But this brings up an interesting question. What if she TIED herself with an equal number of #1 votes in, say, the main category for both films? I think, in that case, they aren't both disqualified & then they go to the #2 choice. Right?

AJ, the Academy rules clearly state that an actor can get only ONE nomination the SAME category. EVEN if her performances in both films get the required number of votes, only the performance which first gets the the required number of votes gets the nom. Which is why studios try to push one in supporting and one in lead.

BTW I must also add that in 2005, it happened to Kate too. She did manage to get nominated for 'Eternal Sunshine', but lost out on 'Finding Neverland'.

But to be really honest, I don't think the other examples really work. I remember most sites predicting that Cate would NOT be nominated for BOTH performances in 2003, so there was no surprise there.

Ditto Billy Bob in 2001. I don't think he was ever a serious contender for Bandits, or 'Man who wasn't there'. Sometimes, a GG nomination means absolutely NOTHING.

As for Meg Ryan, I don't even remember her being considered for IQ. I don't think that played a part in her not being nommed for 'Woman '. There were just better performances, and honestly, her no-nomination at the Oscars was expected.
The only good example as someone pointed out, may have been Scarlett in 2004. Though again, realistically, she was only expected to be nommed for 'Lost in Translation', and not for 'Girl', the confusion over her whether her role on 'Translation' qualifies as lead or supporting, and some votes for 'Earring', might have cost her a nomination for 'Translation'.

There's also the notable example of Scarlett Johannsen, whose 2003 star turns in "Girl with a Pearl Earring" and "Lost in Translation" were both snubbed by the Academy.

I have a question that I would love to be answered! Say an actress or actor gets enough points to be nominated for two films in the same category. Will they be nominated for one of the films or just left off completely? What about in the unlikely event that they have received equal points for both roles?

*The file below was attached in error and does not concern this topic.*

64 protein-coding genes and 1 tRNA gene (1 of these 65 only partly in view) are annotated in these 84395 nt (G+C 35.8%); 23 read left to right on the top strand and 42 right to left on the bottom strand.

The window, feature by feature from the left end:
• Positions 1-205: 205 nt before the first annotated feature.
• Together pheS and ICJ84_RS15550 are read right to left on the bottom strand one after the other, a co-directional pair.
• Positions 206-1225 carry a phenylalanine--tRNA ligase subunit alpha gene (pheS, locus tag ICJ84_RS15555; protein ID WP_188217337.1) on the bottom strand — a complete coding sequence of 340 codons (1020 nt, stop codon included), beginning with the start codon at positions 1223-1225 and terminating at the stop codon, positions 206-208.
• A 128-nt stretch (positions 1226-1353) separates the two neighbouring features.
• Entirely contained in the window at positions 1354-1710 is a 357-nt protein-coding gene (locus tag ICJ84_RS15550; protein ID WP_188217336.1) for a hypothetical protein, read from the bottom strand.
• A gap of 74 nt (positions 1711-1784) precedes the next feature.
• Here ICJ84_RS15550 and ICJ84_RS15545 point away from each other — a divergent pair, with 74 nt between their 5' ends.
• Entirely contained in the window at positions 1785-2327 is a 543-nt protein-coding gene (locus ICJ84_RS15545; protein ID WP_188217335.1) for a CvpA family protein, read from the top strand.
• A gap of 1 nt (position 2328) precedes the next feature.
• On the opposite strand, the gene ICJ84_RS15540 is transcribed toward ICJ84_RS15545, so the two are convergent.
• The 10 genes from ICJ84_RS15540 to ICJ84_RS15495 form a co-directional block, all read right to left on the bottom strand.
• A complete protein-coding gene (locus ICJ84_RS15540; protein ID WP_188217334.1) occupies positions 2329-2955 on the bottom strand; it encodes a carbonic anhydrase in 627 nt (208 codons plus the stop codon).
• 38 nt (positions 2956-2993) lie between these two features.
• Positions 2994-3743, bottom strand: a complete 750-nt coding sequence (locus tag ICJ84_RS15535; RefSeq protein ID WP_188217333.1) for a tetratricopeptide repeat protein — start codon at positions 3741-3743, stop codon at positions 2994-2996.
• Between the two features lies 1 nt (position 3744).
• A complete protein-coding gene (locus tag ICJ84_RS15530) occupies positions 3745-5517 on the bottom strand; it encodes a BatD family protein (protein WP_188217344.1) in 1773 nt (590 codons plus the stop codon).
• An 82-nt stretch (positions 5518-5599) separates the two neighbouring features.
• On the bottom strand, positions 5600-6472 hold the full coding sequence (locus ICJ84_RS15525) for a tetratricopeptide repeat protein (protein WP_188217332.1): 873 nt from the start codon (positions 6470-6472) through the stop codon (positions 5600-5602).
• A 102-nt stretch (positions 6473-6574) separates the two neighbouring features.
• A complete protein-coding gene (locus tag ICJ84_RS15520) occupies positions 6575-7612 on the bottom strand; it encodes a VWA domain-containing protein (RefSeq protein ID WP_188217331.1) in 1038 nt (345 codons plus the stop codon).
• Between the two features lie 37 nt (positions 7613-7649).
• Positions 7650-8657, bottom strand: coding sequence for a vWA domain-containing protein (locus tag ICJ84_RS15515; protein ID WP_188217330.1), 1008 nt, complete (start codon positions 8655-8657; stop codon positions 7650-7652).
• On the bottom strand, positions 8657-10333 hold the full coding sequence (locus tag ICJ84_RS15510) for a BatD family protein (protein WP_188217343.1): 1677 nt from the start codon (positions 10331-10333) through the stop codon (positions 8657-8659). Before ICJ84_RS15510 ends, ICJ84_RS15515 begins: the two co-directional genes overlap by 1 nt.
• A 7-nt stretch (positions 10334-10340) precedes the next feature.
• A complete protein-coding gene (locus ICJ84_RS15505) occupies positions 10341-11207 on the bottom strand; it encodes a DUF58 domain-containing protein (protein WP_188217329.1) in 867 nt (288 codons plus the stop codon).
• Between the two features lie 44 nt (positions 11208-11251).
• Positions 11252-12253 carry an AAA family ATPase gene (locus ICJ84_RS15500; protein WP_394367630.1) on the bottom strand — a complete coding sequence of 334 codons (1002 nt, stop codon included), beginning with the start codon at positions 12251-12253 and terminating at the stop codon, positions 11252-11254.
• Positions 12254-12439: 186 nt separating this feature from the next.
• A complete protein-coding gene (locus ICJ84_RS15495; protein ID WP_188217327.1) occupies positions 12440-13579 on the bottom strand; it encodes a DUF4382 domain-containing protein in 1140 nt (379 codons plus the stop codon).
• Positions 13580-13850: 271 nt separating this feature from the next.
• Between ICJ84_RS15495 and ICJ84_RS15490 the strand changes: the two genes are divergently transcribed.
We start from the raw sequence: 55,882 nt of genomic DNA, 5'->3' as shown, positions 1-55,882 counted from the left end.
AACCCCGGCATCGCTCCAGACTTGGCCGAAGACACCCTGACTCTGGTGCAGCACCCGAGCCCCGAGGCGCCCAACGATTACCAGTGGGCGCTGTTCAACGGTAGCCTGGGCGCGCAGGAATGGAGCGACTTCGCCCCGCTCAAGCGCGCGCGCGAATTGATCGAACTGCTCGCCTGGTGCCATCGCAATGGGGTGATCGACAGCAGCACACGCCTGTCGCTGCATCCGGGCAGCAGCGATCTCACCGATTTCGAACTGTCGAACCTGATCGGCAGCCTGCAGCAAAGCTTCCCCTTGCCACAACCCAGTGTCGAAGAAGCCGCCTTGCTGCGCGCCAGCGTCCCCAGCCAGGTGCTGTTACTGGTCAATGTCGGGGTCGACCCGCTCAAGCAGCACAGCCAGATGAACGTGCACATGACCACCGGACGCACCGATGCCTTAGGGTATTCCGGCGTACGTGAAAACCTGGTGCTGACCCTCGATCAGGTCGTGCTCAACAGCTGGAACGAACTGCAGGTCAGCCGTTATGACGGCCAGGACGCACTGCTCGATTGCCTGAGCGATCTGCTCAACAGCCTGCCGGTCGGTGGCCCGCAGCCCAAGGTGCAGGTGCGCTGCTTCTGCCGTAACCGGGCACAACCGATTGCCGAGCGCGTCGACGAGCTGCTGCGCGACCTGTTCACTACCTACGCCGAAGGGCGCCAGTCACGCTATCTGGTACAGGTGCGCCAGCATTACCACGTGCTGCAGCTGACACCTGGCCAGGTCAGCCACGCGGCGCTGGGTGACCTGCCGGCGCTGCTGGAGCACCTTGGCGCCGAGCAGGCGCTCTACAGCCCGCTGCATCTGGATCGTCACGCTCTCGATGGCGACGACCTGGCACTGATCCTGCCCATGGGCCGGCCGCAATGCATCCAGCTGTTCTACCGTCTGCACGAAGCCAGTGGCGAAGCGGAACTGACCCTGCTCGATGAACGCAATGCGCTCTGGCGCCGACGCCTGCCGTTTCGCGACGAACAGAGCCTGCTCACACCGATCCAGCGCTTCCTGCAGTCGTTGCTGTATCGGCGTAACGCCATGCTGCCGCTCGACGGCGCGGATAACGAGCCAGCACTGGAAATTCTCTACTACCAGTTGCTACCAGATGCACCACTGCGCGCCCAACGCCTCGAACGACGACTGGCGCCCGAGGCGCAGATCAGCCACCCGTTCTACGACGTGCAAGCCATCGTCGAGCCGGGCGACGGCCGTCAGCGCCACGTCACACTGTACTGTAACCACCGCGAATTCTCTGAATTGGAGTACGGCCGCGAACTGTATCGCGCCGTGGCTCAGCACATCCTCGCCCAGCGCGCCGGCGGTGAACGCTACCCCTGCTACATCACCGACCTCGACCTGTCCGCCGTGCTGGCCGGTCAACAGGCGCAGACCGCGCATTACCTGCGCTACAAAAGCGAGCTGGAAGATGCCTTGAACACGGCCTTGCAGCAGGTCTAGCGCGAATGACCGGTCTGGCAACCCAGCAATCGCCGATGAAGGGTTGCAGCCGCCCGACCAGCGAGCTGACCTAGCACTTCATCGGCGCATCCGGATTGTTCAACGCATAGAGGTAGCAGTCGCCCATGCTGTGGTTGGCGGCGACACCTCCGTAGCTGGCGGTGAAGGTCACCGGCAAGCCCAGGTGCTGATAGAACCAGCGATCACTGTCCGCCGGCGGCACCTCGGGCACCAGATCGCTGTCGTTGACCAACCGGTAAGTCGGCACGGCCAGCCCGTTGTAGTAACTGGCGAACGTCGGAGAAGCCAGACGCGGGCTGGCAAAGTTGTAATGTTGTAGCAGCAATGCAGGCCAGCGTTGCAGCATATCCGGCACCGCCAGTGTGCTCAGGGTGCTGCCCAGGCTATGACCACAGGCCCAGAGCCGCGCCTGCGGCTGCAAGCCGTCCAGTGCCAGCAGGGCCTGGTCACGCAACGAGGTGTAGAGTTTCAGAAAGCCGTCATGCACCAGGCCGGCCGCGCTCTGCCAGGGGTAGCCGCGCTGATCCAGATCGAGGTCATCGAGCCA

Tom: As great as Ryan was in "When A Man Loves A Woman" to say that her work was more deserving than Ryder's luminous, career-best performance as Jo March in director Gillian Armstrong's powerfully resonant adaptation of Louisa May Alcott's enduring classic, "Little Woman," and Sarandon's commanding, movie-elevating (not to mention movie-stealing) turn in what's arguably the shrewdest and best film adaptation of any of John Grisham's potboliers is, in my honest opinion, plain wrong. It's true that 1994 was a horrible year for actresses, no arguing that absolute fact. But I think that Ryan's fine work would have been overlooked come Oscar nomination time had the film been released the year before, in 1993 (an amazing year for actresses on the big screen) or the year after in 1995, which was also amazing. So amazing, that a number of primo turns were overlooked, namely Nicole Kidman in "To Die For," Angela Bassett in "Waiting to Exhale," Annette Bening in "The American President," Jennifer Jason Leigh in "Georgia," Kathy Bates in "Dolores Claibourne," and Jessica Lange in "Rob Roy," among others. But I wouldn't say that any of the eventual nominees were less deserving. It's all in the luck of the draw who'll land nods and who won't. Any given year you have the usual bridesmaids, the newbies, the flavors of the moment and the one-hit wonders. How about organizing a small, uneven numbered panel consisting of yourself and other experts or Gold Derby regulars that go back as far as the 1950s and right some past wrongs by awarding what you all feel are the films and performances that should have been recognized. Not just lip service, I mean actually go back and re-evaluate the Oscars from as far back as you choose and hand out your own hardware to the people (or their estates) and films that were actually the best of that given year. Lord knows I'd love to right some wrongs from the past 25-30 years myself.


Connect

Advertisement

In Case You Missed It...

Stay Connected:


About the Blogger


Pop & Hiss



Categories


Archives
 



In Case You Missed It...